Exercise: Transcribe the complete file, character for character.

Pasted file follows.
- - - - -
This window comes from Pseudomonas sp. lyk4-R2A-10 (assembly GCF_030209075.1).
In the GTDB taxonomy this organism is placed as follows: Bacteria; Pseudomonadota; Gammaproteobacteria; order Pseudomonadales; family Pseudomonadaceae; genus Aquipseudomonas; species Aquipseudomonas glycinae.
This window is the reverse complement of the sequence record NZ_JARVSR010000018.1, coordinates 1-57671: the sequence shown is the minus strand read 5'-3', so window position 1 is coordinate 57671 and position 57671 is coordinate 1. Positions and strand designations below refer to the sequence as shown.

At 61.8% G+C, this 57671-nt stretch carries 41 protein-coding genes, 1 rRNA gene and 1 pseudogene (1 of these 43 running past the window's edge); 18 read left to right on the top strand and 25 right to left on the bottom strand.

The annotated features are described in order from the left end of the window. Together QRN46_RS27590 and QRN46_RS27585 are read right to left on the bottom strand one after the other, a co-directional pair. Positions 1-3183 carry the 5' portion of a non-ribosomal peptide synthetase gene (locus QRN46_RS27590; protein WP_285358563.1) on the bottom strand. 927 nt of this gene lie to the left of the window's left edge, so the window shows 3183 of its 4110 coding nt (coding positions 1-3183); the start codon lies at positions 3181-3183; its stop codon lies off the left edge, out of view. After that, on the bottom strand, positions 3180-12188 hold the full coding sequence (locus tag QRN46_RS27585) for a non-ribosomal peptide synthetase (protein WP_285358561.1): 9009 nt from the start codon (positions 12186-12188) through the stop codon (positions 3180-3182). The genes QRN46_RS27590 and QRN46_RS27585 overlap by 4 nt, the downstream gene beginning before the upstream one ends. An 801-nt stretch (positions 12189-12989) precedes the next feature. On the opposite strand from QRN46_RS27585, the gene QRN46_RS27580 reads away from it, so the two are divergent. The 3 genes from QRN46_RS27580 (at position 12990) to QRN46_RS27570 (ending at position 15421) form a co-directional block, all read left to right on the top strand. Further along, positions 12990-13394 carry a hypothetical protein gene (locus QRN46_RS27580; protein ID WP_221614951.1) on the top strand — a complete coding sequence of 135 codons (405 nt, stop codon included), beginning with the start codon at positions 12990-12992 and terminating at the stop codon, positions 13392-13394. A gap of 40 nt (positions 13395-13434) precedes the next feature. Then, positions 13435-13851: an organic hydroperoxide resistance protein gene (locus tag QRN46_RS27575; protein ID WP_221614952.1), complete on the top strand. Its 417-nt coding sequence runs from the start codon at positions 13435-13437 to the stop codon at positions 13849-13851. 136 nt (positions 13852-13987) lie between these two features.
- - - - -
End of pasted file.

This window comes from Pseudomonas sp. lyk4-R2A-10 (assembly GCF_030209075.1).
In the GTDB taxonomy this organism is placed as follows: Bacteria; Pseudomonadota; Gammaproteobacteria; order Pseudomonadales; family Pseudomonadaceae; genus Aquipseudomonas; species Aquipseudomonas glycinae.
This window is the reverse complement of the sequence record NZ_JARVSR010000018.1, coordinates 1-57671: the sequence shown is the minus strand read 5'-3', so window position 1 is coordinate 57671 and position 57671 is coordinate 1. Positions and strand designations below refer to the sequence as shown.

At 61.8% G+C, this 57671-nt stretch carries 41 protein-coding genes, 1 rRNA gene and 1 pseudogene (1 of these 43 running past the window's edge); 18 read left to right on the top strand and 25 right to left on the bottom strand.

The annotated features are described in order from the left end of the window. Together QRN46_RS27590 and QRN46_RS27585 are read right to left on the bottom strand one after the other, a co-directional pair. Positions 1-3183 carry the 5' portion of a non-ribosomal peptide synthetase gene (locus QRN46_RS27590; protein WP_285358563.1) on the bottom strand. 927 nt of this gene lie to the left of the window's left edge, so the window shows 3183 of its 4110 coding nt (coding positions 1-3183); the start codon lies at positions 3181-3183; its stop codon lies off the left edge, out of view. After that, on the bottom strand, positions 3180-12188 hold the full coding sequence (locus tag QRN46_RS27585) for a non-ribosomal peptide synthetase (protein WP_285358561.1): 9009 nt from the start codon (positions 12186-12188) through the stop codon (positions 3180-3182). The genes QRN46_RS27590 and QRN46_RS27585 overlap by 4 nt, the downstream gene beginning before the upstream one ends. An 801-nt stretch (positions 12189-12989) precedes the next feature. On the opposite strand from QRN46_RS27585, the gene QRN46_RS27580 reads away from it, so the two are divergent. The 3 genes from QRN46_RS27580 (at position 12990) to QRN46_RS27570 (ending at position 15421) form a co-directional block, all read left to right on the top strand. Further along, positions 12990-13394 carry a hypothetical protein gene (locus QRN46_RS27580; protein ID WP_221614951.1) on the top strand — a complete coding sequence of 135 codons (405 nt, stop codon included), beginning with the start codon at positions 12990-12992 and terminating at the stop codon, positions 13392-13394. A gap of 40 nt (positions 13395-13434) precedes the next feature. Then, positions 13435-13851: an organic hydroperoxide resistance protein gene (locus tag QRN46_RS27575; protein ID WP_221614952.1), complete on the top strand. Its 417-nt coding sequence runs from the start codon at positions 13435-13437 to the stop codon at positions 13849-13851. 136 nt (positions 13852-13987) lie between these two features.